wget https://github.com/HelloZeroNet/ZeroNet/archive/py3/ZeroNet-py3.tar.gz
   tar -xvpfz ZeroNet-py3.tar.gz
   

After the newest ZeroNet software is extracted from its compressed "tar" file, it will reside in a subfolder called ZeroNet-py3. The zeronet.py file in the ZeroNet-py3 folder is the file that boots up ZeroNet. The "data" folder inside the ZeroNet-py3 folder is where the data for all the ZeroNet zites that you will visit will be saved. This is also where the data for the zite you will create will reside.





Installing Python 3.6, if Necessary

This version of ZeroNet requires Python 3 or higher to be running on your computer. Check so see which versions of Python are installed on your Linux computer by typing:


   ls -l /usr/bin/python*
   

Now, check to see which version of Python is used if you do not specify a version of Python to use:


   python -V
   

If your computer is running Python 3 or higher, you can skip to the next section and begin adding the ZeroNet software dependencies. If you are using an older version of Linux that doesn't already have Python 3 or higher, you will need to install it. I will give the procedure for installing Python 3.6 onto a Linux Mint 17 computer, but it may be different for your Linux distribution. If you are running Windows or MacOS on your computer, and you need to install a newer version of Python, try one of the installation procedures found here or here.

To install Python 3.6 in Linux Mint 17, type in a Linux terminal window:


   sudo add-apt-repository ppa:jonathonf/python-3.6
   sudo apt update
   sudo apt-get install python3.6

Now reboot your computer. After rebooting, type "python3.6" (without the quotes) on the Linux command line. If you see a message "Python3.6.9" and the current date followed by the Python command prompt, ">>>", then you have successfully installed Python 3.6. Exit from Python 3.6 by typing Ctrl-D (that's the "Ctrl" key and the "d" key at the same time).

If the installation of Python 3.6 was unsuccessful, you'll have to install Python 3.6 by downloading and compiling its source code. First, install the Python 3.6 dependencies:


  sudo apt-get install build-essential checkinstall
  sudo apt-get install libreadline-gplv2-dev libncursesw5-dev libssl-dev \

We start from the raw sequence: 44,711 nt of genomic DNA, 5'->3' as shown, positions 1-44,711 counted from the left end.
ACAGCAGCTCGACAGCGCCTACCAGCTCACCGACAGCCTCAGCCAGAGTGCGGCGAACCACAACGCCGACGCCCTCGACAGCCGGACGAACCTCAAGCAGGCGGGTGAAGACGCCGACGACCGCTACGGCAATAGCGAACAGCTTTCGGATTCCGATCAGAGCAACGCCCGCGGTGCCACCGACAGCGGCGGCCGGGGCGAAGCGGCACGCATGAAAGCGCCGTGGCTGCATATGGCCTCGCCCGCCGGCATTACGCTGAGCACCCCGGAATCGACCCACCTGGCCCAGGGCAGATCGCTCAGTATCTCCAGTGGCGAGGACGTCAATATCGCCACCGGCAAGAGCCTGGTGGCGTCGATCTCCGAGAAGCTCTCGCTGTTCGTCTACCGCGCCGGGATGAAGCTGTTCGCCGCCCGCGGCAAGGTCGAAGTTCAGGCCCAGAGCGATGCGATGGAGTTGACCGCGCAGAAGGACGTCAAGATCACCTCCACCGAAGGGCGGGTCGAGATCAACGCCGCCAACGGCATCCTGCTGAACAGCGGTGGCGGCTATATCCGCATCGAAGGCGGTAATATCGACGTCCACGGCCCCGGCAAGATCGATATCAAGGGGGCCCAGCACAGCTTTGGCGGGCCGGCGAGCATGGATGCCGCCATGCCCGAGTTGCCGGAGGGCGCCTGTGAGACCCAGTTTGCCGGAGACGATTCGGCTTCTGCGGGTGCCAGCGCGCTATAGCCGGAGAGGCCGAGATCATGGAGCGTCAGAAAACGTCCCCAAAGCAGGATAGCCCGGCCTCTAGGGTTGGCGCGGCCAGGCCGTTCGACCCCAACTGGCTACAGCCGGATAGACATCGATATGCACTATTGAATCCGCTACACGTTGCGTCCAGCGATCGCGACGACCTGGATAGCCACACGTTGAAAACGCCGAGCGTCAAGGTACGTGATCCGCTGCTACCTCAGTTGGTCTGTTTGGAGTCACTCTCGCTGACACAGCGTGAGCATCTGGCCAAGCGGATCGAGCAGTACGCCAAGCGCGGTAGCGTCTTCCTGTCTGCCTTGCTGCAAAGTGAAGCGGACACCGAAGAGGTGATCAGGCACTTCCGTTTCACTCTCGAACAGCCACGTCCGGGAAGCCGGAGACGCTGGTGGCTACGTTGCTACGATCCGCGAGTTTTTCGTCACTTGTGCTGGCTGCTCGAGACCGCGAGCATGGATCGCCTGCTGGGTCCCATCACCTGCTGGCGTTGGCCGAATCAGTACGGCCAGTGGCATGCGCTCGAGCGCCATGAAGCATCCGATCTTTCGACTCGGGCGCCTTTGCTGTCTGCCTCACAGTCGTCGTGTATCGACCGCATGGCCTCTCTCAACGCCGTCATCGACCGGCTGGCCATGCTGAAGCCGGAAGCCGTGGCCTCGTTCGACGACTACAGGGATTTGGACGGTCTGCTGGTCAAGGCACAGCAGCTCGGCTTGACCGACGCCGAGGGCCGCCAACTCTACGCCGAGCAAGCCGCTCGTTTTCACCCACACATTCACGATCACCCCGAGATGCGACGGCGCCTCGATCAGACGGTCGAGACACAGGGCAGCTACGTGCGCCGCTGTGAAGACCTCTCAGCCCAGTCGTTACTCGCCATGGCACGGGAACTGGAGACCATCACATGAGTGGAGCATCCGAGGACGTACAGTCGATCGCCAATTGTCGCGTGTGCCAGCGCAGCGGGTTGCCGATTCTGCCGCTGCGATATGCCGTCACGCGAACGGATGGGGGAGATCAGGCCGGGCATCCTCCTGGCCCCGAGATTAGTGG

libsqlite3-dev tk-dev libgdbm-dev libc6-dev libbz2-dev

Then, download and extract the Python 3.6 code:


   cd /usr/src
   sudo wget https://www.python.org/ftp/python/3.6.9/Python-3.6.9.tgz
   sudo tar -xzf Python-3.6.9.tgz
   sudo rm Python-3.6.9.tgz

Compile the Python 3.6 code:


   cd Python-3.6.9
   sudo ./configure --enable-optimizations
   sudo make altinstall
   ls -l /usr/bin/python*

The last command above should show that Python 3.6 is installed.





Adding Required ZeroNet Software Dependencies on Linux Computers

After Python Version 3 or higher is running on your computer, you can install the additional software required for the ZeroNet software to run correctly. Substituting in the version of Python you are using, type:


   cd ZeroNet-py3
   wget https://bootstrap.pypa.io/get-pip.py
   sudo python3.6 get-pip.py
   sudo -H python3.6 -m pip install -r requirements.txt

By specifying "python3.6" in the commands above, instead of just "python", you are telling your computer to use Python 3.6, instead of the default version of Python. If you were forced to install some version of Python other than version 3.6, you must substitute it into the commands above in place of "python3.6".





Downloading and Installing the TOR Browser

Download the latest version of the TOR browser for your operating system from the download page of its website. Linux users, extract the "tar" file into whatever directory you want the TOR browser to reside in. When I last downloaded the TOR browser, it was Version 9.0.4, and it uncompressed into a folder called "tor-browser_en-US". Inside that folder, click on the "Tor Browser Setup" icon. The TOR browser is now installed.





Configuring the TOR Browser for ZeroNet